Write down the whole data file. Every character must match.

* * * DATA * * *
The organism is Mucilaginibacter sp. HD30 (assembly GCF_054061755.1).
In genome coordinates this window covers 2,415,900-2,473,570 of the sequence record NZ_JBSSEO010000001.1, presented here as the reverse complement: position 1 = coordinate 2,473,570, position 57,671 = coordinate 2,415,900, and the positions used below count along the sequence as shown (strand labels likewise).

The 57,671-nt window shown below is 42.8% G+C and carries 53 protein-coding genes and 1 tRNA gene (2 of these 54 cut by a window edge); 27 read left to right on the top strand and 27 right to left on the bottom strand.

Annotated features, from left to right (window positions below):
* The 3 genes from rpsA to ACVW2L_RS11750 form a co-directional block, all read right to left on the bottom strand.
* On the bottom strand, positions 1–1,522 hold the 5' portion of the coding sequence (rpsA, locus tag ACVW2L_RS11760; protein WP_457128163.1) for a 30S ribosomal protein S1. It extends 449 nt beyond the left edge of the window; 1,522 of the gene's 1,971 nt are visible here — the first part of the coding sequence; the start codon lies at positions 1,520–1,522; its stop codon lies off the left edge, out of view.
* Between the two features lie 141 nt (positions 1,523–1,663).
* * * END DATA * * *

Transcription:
The organism is Mucilaginibacter sp. HD30 (assembly GCF_054061755.1).
In genome coordinates this window covers 2,415,900-2,473,570 of the sequence record NZ_JBSSEO010000001.1, presented here as the reverse complement: position 1 = coordinate 2,473,570, position 57,671 = coordinate 2,415,900, and the positions used below count along the sequence as shown (strand labels likewise).

The 57,671-nt window shown below is 42.8% G+C and carries 53 protein-coding genes and 1 tRNA gene (2 of these 54 cut by a window edge); 27 read left to right on the top strand and 27 right to left on the bottom strand.

Annotated features, from left to right (window positions below):
* The 3 genes from rpsA to ACVW2L_RS11750 form a co-directional block, all read right to left on the bottom strand.
* On the bottom strand, positions 1–1,522 hold the 5' portion of the coding sequence (rpsA, locus tag ACVW2L_RS11760; protein WP_457128163.1) for a 30S ribosomal protein S1. It extends 449 nt beyond the left edge of the window; 1,522 of the gene's 1,971 nt are visible here — the first part of the coding sequence; the start codon lies at positions 1,520–1,522; its stop codon lies off the left edge, out of view.
* Between the two features lie 141 nt (positions 1,523–1,663).